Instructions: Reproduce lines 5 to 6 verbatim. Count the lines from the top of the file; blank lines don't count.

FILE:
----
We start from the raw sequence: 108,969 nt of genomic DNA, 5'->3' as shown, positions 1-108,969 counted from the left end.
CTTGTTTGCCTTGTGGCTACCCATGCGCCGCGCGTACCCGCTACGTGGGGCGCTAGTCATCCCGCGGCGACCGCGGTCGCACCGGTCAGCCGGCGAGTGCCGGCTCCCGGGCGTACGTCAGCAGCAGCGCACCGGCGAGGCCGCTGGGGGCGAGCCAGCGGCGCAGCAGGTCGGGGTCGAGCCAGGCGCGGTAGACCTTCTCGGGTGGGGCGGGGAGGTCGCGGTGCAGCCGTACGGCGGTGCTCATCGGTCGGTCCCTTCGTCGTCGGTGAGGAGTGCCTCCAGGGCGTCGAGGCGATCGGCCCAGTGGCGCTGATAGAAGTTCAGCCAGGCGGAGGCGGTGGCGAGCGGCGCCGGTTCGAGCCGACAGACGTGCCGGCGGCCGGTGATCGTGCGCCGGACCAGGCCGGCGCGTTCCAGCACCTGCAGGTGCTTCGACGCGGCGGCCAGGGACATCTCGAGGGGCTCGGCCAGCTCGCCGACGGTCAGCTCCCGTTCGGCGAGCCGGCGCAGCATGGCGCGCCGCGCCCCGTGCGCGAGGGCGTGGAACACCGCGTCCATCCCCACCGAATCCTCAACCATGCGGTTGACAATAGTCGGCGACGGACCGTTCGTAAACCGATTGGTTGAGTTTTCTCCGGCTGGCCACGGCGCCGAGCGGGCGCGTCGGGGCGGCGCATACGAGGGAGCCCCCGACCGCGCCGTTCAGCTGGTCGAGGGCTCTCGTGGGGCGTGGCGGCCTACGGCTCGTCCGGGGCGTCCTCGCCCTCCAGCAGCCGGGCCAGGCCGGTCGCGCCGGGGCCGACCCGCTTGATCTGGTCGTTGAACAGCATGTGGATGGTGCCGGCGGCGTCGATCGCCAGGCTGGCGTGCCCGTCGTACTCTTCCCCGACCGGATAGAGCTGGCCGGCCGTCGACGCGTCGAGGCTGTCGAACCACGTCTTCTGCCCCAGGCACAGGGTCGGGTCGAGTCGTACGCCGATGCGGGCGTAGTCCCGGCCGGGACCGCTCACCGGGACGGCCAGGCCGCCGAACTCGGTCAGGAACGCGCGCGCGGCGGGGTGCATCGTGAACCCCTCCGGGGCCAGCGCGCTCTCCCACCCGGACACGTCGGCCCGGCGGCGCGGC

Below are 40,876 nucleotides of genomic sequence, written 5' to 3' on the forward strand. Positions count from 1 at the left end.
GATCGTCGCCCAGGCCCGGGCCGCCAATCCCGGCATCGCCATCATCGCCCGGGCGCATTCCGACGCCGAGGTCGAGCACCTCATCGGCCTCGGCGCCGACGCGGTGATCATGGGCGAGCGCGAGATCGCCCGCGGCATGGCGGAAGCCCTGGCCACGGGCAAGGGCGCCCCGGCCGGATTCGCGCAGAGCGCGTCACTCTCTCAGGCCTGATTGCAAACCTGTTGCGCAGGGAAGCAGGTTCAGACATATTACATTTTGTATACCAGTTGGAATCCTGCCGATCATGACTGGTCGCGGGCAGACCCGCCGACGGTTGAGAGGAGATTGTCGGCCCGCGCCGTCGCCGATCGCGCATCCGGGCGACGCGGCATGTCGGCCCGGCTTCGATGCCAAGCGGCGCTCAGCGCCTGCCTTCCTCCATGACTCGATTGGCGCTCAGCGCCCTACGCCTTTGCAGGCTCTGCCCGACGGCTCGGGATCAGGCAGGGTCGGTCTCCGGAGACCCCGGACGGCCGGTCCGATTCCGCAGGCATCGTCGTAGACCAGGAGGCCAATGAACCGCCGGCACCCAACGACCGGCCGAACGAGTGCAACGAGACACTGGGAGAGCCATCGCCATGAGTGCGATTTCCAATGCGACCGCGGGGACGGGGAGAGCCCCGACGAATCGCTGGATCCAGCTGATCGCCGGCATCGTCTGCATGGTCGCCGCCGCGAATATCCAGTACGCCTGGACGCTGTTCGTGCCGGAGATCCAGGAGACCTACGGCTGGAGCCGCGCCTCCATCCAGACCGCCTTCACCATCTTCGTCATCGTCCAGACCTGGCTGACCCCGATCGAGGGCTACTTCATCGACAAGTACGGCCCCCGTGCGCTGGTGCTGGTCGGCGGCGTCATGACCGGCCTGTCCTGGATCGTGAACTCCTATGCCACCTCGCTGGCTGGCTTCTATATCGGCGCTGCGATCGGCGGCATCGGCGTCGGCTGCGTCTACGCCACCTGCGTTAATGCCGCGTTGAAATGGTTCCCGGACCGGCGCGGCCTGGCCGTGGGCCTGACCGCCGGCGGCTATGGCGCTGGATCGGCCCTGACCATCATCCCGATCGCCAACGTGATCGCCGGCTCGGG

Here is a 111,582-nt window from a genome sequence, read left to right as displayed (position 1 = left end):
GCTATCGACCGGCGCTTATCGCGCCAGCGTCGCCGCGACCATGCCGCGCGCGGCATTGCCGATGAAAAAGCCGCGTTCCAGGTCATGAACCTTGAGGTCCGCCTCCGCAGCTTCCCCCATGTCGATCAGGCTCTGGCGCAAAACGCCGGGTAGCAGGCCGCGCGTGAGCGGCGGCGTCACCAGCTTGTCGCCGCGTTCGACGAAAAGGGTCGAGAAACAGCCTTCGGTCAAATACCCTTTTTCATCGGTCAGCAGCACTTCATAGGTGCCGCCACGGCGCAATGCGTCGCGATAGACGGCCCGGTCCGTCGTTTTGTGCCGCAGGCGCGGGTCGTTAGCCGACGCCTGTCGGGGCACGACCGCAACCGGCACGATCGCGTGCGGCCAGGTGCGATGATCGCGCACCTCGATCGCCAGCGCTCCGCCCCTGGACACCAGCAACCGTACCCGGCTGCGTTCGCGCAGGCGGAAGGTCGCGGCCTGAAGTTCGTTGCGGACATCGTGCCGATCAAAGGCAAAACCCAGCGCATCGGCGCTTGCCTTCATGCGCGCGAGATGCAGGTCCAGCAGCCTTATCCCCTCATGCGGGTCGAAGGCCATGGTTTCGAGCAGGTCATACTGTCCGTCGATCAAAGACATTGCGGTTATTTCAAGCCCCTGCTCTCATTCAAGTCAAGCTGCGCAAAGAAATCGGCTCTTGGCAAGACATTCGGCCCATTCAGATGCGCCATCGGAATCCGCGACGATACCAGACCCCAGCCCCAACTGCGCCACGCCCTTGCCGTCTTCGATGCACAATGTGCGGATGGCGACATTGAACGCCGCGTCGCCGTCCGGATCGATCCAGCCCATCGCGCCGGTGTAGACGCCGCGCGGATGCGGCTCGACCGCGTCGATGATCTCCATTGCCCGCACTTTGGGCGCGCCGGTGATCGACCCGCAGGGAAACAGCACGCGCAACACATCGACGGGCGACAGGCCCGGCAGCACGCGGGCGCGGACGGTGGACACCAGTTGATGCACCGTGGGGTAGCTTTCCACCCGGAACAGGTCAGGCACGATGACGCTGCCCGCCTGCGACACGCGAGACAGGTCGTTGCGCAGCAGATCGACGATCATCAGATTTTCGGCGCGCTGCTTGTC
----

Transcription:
Here is a 111,582-nt window from a genome sequence, read left to right as displayed (position 1 = left end):
GCTATCGACCGGCGCTTATCGCGCCAGCGTCGCCGCGACCATGCCGCGCGCGGCATTGCCGATGAAAAAGCCGCGTTCCAGGTCATGAACCTTGAGGTCCGCCTCCGCAGCTTCCCCCATGTCGATCAGGCTCTGGCGCAAAACGCCGGGTAGCAGGCCGCGCGTGAGCGGCGGCGTCACCAGCTTGTCGCCGCGTTCGACGAAAAGGGTCGAGAAACAGCCTTCGGTCAAATACCCTTTTTCATCGGTCAGCAGCACTTCATAGGTGCCGCCACGGCGCAATGCGTCGCGATAGACGGCCCGGTCCGTCGTTTTGTGCCGCAGGCGCGGGTCGTTAGCCGACGCCTGTCGGGGCACGACCGCAACCGGCACGATCGCGTGCGGCCAGGTGCGATGATCGCGCACCTCGATCGCCAGCGCTCCGCCCCTGGACACCAGCAACCGTACCCGGCTGCGTTCGCGCAGGCGGAAGGTCGCGGCCTGAAGTTCGTTGCGGACATCGTGCCGATCAAAGGCAAAACCCAGCGCATCGGCGCTTGCCTTCATGCGCGCGAGATGCAGGTCCAGCAGCCTTATCCCCTCATGCGGGTCGAAGGCCATGGTTTCGAGCAGGTCATACTGTCCGTCGATCAAAGACATTGCGGTTATTTCAAGCCCCTGCTCTCATTCAAGTCAAGCTGCGCAAAGAAATCGGCTCTTGGCAAGACATTCGGCCCATTCAGATGCGCCATCGGAATCCGCGACGATACCAGACCCCAGCCCCAACTGCGCCACGCCCTTGCCGTCTTCGATGCACAATGTGCGGATGGCGACATTGAACGCCGCGTCGCCGTCCGGATCGATCCAGCCCATCGCGCCGGTGTAGACGCCGCGCGGATGCGGCTCGACCGCGTCGATGATCTCCATTGCCCGCACTTTGGGCGCGCCGGTGATCGACCCGCAGGGAAACAGCACGCGCAACACATCGACGGGCGACAGGCCCGGCAGCACGCGGGCGCGGACGGTGGACACCAGTTGATGCACCGTGGGGTAGCTTTCCACCCGGAACAGGTCAGGCACGATGACGCTGCCCGCCTGCGACACGCGAGACAGGTCGTTGCGCAGCAGATCGACGATCATCAGATTTTCGGCGCGCTGCTTGTC